Who will clean up this mess
when the geoduck market collapses? 

More than illnesses and geoduck profits are an issue
The loss of income and impacts to individuals and families due to illnesses from shellfish has been an ongoing concern to many. As noted, however, in earlier posts there is more than a health issue at hand. The geoduck industry has been expanding and has plans for many more farms throughout south Puget Sound. To date agencies have done little to nothing to ensure that when the market collapses someone will be responsible for removal of the hundreds of thousands of PVC piping and netting. To date, bonding requirements have been strongly resisted by the industry, let alone any other regulatory oversight.

Paralytic shellfish poisoning is year round and no longer an "Alaskan" problem
Unlike the Vibrio outbreaks which are occurring in growing numbers during the warm summer months, PSP is now occurring throughout the year. Numerous subtidal tracts in Puget Sound have been closed by DOH when sampling shows levels of the PSP toxins are higher than regulated amounts. While in the past it has been a greater problem in Alaska, it is now a growing problem in Puget Sound.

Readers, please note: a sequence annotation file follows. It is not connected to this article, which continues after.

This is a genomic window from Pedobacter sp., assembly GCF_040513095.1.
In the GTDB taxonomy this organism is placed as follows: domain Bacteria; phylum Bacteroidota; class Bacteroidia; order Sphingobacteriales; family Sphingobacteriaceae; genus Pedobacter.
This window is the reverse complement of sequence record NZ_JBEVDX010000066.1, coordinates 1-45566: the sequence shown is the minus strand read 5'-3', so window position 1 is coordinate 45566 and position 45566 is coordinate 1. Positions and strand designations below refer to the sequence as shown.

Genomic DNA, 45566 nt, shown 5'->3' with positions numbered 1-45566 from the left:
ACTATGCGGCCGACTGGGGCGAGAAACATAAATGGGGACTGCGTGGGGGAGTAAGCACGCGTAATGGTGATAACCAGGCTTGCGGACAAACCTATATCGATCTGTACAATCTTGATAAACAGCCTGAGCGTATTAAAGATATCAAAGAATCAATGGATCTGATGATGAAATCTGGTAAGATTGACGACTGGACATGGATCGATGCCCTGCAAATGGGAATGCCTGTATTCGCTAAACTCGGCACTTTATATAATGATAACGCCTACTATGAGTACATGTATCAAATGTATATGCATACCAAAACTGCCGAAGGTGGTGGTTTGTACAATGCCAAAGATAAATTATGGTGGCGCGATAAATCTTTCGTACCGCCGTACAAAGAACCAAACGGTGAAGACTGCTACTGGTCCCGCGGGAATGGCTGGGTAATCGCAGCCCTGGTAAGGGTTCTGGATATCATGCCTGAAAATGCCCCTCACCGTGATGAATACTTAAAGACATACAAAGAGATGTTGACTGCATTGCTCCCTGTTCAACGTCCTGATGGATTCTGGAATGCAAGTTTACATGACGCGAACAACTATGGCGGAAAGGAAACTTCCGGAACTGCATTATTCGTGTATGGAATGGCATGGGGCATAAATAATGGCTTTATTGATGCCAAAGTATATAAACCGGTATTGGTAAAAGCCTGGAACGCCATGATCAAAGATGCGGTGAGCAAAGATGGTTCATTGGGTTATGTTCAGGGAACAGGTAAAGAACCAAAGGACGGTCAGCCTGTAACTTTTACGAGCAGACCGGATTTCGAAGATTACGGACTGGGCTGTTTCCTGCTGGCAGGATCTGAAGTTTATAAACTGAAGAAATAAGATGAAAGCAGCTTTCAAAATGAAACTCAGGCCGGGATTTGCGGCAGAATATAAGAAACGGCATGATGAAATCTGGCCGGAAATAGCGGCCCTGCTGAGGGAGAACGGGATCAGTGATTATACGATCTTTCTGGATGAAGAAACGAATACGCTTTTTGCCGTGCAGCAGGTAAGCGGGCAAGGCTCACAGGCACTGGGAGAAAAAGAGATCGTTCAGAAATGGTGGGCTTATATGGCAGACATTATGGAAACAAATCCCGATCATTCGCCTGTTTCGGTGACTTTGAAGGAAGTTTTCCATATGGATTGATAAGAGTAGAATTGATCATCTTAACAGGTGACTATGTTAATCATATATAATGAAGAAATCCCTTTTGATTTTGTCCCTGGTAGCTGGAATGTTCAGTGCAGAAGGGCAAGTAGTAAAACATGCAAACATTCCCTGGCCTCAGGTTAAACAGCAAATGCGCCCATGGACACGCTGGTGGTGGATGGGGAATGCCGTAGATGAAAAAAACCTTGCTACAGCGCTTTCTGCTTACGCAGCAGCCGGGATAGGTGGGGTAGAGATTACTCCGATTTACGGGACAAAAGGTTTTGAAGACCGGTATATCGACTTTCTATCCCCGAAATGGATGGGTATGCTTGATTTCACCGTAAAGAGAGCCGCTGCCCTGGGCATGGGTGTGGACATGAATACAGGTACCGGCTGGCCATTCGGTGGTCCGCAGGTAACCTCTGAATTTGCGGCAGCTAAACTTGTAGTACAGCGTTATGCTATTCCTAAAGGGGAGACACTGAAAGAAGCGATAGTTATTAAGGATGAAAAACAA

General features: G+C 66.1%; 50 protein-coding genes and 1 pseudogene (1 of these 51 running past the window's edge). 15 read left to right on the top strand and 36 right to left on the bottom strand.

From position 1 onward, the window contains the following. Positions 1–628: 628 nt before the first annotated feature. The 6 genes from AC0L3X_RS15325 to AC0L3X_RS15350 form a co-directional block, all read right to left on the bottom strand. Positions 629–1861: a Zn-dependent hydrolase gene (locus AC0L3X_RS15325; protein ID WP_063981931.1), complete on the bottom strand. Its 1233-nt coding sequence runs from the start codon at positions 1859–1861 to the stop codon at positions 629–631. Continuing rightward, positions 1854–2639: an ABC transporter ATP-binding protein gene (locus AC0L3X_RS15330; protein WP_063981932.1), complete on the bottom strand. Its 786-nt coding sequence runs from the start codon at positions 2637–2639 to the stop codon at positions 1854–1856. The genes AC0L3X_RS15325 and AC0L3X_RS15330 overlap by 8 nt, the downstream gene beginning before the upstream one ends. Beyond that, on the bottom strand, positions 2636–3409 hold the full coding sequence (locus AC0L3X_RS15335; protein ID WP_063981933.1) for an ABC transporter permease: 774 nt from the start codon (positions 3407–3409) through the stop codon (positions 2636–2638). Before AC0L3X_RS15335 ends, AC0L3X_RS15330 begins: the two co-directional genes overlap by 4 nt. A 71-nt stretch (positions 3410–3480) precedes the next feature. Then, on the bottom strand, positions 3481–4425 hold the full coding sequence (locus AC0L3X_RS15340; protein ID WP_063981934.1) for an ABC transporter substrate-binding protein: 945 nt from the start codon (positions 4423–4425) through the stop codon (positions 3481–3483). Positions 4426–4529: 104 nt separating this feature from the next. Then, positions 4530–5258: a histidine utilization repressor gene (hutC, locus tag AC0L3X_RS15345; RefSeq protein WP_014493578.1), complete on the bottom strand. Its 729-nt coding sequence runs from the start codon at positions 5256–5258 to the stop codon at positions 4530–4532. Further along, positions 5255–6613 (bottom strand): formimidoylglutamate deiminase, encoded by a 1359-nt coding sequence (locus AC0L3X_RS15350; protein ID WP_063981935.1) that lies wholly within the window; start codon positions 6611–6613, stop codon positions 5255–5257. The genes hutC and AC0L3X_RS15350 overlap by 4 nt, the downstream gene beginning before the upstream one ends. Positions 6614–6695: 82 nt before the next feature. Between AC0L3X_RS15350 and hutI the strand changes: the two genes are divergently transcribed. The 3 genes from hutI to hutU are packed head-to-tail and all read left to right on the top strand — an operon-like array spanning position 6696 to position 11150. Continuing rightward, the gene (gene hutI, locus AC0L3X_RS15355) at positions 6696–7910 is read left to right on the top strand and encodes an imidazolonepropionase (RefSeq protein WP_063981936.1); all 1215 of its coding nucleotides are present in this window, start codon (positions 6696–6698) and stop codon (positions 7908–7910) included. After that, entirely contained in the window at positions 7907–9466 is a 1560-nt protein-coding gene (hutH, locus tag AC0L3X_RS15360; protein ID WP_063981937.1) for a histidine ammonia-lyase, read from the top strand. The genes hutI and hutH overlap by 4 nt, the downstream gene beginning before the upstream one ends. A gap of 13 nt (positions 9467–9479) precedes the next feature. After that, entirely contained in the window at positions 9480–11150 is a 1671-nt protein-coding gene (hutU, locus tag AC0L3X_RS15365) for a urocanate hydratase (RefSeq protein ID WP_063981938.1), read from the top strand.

Vibriosis from shellfish rises from shellfish consumption, CDC concerned
In addition to the growing risk of paralytic shellfish poisoning the shellfish industry has been unable to control the growing number of outbreaks of vibriosis traces to the bacteria named Vibrio parahaemolyticus. In October the New England Journal of Medicine reported that the strain of Vp from the northwest has now spread to the Atlantic states. The spread of sources has resulted in the Center for Disease Control beginning an investigation into why.

Areas closed to commercial shellfish
farming in south Puget Sound due
to outbreaks of vibriosis in 2013
Most geoduck are grown/harvested
in south Puget Sound.

On top of vibriosis, a growing problem for the industry
In September the Huffington Post reported on the outbreak of vibriosis from oysters harvested in the northeast, further north than previously found in the past. A large majority of south Puget Sound was closed to the commercial harvesting of shellfish this last summer. Plans for increased production of genetically modified oysters which are sterile will likely increase consumption. Of more concern to the industry, and to the Center for Disease Control, has been an apparent inability to control the outbreaks which continue to grow. On top of vibriosis now comes PSP.

Agencies need to act with clarity, not respond to the shellfish industry's needs
It is time for agencies to begin acting with clarity. Bending to the will of the shellfish industry, no matter how important it is, should no longer be accepted. Contact your representatives and demand CDC and Food and Drug Administration be allowed to act. You can also help by donating to organizations such as Case Inlet Shoreline Association who are trying to protect Puget Sound's habitat.

Contact information for donations
(CISA is a 501c3 non-profit organization):
Curt Puddicombe
Case Inlet Shoreline Association (CISA)
PO Box 228
Vaughn, WA 98394-0228
Phone: 206-730-0288